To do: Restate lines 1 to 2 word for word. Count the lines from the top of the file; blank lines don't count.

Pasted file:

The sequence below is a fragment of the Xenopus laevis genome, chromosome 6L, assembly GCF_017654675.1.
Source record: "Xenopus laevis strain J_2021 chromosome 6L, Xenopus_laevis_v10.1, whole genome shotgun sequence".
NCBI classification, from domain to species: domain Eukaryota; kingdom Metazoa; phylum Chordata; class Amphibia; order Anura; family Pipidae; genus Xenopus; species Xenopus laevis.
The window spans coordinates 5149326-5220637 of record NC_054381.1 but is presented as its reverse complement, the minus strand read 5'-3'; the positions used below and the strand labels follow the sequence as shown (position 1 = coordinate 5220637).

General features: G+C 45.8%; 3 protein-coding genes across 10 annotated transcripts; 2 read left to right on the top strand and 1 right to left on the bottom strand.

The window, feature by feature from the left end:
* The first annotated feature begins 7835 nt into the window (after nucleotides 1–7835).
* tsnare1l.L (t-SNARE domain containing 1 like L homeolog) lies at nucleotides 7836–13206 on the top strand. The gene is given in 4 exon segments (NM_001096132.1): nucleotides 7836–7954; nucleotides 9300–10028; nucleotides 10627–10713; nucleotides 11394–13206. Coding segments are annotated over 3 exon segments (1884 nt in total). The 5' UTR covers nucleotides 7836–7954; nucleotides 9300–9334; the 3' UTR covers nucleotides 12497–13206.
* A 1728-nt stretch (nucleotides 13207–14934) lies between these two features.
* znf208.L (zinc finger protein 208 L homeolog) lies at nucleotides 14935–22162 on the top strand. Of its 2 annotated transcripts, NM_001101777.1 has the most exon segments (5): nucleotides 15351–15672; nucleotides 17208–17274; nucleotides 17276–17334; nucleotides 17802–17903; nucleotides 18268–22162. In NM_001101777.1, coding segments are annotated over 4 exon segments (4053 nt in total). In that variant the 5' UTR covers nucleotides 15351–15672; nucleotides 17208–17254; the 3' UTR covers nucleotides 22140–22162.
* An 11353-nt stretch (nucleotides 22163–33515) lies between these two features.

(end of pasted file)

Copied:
The sequence below is a fragment of the Xenopus laevis genome, chromosome 6L, assembly GCF_017654675.1.
Source record: "Xenopus laevis strain J_2021 chromosome 6L, Xenopus_laevis_v10.1, whole genome shotgun sequence".